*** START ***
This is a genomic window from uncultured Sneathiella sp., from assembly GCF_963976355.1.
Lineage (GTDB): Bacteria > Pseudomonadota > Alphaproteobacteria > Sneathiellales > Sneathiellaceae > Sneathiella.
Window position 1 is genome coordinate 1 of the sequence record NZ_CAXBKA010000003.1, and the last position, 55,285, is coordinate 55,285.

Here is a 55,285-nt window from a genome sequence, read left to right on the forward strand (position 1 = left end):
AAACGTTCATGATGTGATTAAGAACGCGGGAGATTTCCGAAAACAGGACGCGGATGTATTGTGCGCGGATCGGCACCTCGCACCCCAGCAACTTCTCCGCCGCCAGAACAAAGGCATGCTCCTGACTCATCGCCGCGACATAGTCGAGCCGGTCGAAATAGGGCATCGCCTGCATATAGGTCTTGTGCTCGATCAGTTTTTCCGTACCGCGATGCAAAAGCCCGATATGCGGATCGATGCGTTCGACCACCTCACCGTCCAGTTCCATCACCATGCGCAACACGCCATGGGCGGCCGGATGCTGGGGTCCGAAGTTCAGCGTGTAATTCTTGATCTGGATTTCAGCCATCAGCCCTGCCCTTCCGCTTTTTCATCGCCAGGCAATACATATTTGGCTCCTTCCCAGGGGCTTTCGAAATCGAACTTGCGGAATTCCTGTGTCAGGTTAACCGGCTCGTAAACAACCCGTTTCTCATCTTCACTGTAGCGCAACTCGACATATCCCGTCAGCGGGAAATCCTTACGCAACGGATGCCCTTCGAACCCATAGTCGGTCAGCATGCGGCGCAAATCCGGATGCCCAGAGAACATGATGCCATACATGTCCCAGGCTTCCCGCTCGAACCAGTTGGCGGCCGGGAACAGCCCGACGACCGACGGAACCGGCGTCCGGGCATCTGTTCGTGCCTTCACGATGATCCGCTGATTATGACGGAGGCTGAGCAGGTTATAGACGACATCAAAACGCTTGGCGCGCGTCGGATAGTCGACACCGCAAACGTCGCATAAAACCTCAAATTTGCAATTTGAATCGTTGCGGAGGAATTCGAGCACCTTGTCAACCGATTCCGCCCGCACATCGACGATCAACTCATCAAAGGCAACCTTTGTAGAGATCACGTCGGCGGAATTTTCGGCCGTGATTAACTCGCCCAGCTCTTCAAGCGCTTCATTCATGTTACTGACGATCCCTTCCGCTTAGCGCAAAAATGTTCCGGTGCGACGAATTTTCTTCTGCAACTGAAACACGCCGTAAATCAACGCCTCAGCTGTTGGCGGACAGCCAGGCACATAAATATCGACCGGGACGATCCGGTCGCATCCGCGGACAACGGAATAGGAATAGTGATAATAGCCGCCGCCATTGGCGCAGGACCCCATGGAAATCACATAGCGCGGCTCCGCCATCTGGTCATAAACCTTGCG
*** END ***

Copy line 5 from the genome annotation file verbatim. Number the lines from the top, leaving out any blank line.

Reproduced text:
AAACGTTCATGATGTGATTAAGAACGCGGGAGATTTCCGAAAACAGGACGCGGATGTATTGTGCGCGGATCGGCACCTCGCACCCCAGCAACTTCTCCGCCGCCAGAACAAAGGCATGCTCCTGACTCATCGCCGCGACATAGTCGAGCCGGTCGAAATAGGGCATCGCCTGCATATAGGTCTTGTGCTCGATCAGTTTTTCCGTACCGCGATGCAAAAGCCCGATATGCGGATCGATGCGTTCGACCACCTCACCGTCCAGTTCCATCACCATGCGCAACACGCCATGGGCGGCCGGATGCTGGGGTCCGAAGTTCAGCGTGTAATTCTTGATCTGGATTTCAGCCATCAGCCCTGCCCTTCCGCTTTTTCATCGCCAGGCAATACATATTTGGCTCCTTCCCAGGGGCTTTCGAAATCGAACTTGCGGAATTCCTGTGTCAGGTTAACCGGCTCGTAAACAACCCGTTTCTCATCTTCACTGTAGCGCAACTCGACATATCCCGTCAGCGGGAAATCCTTACGCAACGGATGCCCTTCGAACCCATAGTCGGTCAGCATGCGGCGCAAATCCGGATGCCCAGAGAACATGATGCCATACATGTCCCAGGCTTCCCGCTCGAACCAGTTGGCGGCCGGGAACAGCCCGACGACCGACGGAACCGGCGTCCGGGCATCTGTTCGTGCCTTCACGATGATCCGCTGATTATGACGGAGGCTGAGCAGGTTATAGACGACATCAAAACGCTTGGCGCGCGTCGGATAGTCGACACCGCAAACGTCGCATAAAACCTCAAATTTGCAATTTGAATCGTTGCGGAGGAATTCGAGCACCTTGTCAACCGATTCCGCCCGCACATCGACGATCAACTCATCAAAGGCAACCTTTGTAGAGATCACGTCGGCGGAATTTTCGGCCGTGATTAACTCGCCCAGCTCTTCAAGCGCTTCATTCATGTTACTGACGATCCCTTCCGCTTAGCGCAAAAATGTTCCGGTGCGACGAATTTTCTTCTGCAACTGAAACACGCCGTAAATCAACGCCTCAGCTGTTGGCGGACAGCCAGGCACATAAATATCGACCGGGACGATCCGGTCGCATCCGCGGACAACGGAATAGGAATAGTGATAATAGCCGCCGCCATTGGCGCAGGACCCCATGGAAATCACATAGCGCGGCTCCGCCATCTGGTCATAAACCTTGCG